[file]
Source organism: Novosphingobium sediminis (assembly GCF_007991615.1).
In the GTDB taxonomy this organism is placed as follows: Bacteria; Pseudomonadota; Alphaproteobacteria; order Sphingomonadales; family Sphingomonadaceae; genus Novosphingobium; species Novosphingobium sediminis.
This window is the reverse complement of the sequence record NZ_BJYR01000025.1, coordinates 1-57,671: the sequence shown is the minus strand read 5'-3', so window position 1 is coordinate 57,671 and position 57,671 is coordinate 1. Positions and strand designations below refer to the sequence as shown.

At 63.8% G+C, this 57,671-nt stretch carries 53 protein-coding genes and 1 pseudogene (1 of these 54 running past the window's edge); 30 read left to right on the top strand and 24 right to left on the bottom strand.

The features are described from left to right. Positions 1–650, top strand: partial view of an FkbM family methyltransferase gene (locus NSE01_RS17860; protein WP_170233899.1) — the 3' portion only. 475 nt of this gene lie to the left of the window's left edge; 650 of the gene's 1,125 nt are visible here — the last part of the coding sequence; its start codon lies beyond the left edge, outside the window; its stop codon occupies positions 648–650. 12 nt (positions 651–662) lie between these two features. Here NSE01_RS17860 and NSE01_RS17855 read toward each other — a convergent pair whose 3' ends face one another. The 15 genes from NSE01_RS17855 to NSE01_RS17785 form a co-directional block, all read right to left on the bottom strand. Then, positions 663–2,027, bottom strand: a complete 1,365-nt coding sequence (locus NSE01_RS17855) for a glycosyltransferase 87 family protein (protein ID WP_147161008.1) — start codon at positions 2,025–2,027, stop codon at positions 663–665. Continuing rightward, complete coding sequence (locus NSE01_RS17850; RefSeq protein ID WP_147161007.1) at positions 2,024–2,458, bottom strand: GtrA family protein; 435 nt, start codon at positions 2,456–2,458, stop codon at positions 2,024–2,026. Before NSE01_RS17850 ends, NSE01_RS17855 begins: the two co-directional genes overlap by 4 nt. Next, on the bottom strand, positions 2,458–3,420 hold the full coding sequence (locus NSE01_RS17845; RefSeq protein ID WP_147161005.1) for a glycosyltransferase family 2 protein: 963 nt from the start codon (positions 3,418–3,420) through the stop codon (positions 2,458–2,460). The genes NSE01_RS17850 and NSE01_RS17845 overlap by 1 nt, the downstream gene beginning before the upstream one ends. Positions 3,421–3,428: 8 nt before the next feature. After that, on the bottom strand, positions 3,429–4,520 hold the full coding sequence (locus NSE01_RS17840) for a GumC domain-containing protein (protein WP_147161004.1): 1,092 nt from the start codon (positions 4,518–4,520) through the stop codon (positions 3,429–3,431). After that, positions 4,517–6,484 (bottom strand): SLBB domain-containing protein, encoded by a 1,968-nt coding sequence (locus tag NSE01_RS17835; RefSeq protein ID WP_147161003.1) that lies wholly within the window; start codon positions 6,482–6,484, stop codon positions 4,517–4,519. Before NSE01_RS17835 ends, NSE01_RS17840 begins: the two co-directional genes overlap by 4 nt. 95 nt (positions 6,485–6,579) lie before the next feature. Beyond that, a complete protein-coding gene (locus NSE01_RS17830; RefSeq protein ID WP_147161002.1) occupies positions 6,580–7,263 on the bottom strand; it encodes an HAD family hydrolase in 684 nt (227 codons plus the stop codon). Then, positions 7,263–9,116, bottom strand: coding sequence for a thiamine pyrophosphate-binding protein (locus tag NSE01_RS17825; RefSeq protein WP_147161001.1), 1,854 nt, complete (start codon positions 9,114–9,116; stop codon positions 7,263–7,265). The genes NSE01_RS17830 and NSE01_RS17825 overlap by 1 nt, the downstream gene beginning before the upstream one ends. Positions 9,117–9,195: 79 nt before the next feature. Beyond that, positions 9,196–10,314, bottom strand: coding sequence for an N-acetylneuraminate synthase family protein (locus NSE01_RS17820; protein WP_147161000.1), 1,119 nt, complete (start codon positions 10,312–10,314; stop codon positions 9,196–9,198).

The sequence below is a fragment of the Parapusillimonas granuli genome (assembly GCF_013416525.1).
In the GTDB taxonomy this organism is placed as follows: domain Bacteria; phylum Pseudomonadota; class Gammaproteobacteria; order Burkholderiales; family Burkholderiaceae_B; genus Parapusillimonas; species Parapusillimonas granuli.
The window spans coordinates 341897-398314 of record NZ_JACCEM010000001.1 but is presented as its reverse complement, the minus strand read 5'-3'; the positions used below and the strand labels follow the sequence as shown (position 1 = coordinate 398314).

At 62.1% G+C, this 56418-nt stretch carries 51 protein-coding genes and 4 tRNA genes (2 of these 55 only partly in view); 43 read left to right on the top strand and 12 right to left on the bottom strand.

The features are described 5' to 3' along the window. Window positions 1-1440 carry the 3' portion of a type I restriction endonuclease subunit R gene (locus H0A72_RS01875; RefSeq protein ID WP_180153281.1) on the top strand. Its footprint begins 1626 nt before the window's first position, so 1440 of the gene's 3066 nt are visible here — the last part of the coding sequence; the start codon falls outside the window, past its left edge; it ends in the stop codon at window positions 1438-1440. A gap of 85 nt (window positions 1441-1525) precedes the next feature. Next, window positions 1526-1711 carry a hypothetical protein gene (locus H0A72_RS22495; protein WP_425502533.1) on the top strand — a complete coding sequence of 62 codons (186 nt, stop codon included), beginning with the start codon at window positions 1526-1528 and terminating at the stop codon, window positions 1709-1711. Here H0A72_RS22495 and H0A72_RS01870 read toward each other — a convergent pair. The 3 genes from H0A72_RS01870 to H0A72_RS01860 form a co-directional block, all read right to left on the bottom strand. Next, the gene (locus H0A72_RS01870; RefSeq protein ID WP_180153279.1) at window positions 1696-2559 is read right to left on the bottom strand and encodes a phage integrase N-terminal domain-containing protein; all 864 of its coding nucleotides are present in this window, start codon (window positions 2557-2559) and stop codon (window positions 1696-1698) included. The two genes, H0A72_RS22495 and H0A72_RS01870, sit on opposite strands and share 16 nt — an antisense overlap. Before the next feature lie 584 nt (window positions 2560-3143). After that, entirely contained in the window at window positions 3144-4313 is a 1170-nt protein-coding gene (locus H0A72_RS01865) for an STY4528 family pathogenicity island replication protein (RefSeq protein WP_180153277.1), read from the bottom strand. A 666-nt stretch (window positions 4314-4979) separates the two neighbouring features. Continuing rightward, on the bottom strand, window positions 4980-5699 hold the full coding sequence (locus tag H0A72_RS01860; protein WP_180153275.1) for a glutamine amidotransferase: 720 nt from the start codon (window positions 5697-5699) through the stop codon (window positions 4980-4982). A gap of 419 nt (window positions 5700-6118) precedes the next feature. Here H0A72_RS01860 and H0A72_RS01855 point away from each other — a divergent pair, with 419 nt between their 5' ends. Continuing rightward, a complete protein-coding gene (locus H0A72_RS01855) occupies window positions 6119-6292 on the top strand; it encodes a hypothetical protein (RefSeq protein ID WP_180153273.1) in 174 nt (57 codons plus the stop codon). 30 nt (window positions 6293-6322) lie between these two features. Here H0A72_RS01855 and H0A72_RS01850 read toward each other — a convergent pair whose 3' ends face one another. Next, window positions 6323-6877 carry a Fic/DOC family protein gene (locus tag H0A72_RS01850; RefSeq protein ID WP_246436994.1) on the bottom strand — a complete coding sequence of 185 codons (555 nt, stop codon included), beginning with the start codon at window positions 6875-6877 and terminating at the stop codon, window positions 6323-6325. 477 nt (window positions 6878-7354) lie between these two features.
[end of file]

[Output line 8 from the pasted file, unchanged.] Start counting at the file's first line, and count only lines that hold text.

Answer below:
The window spans coordinates 341897-398314 of record NZ_JACCEM010000001.1 but is presented as its reverse complement, the minus strand read 5'-3'; the positions used below and the strand labels follow the sequence as shown (position 1 = coordinate 398314).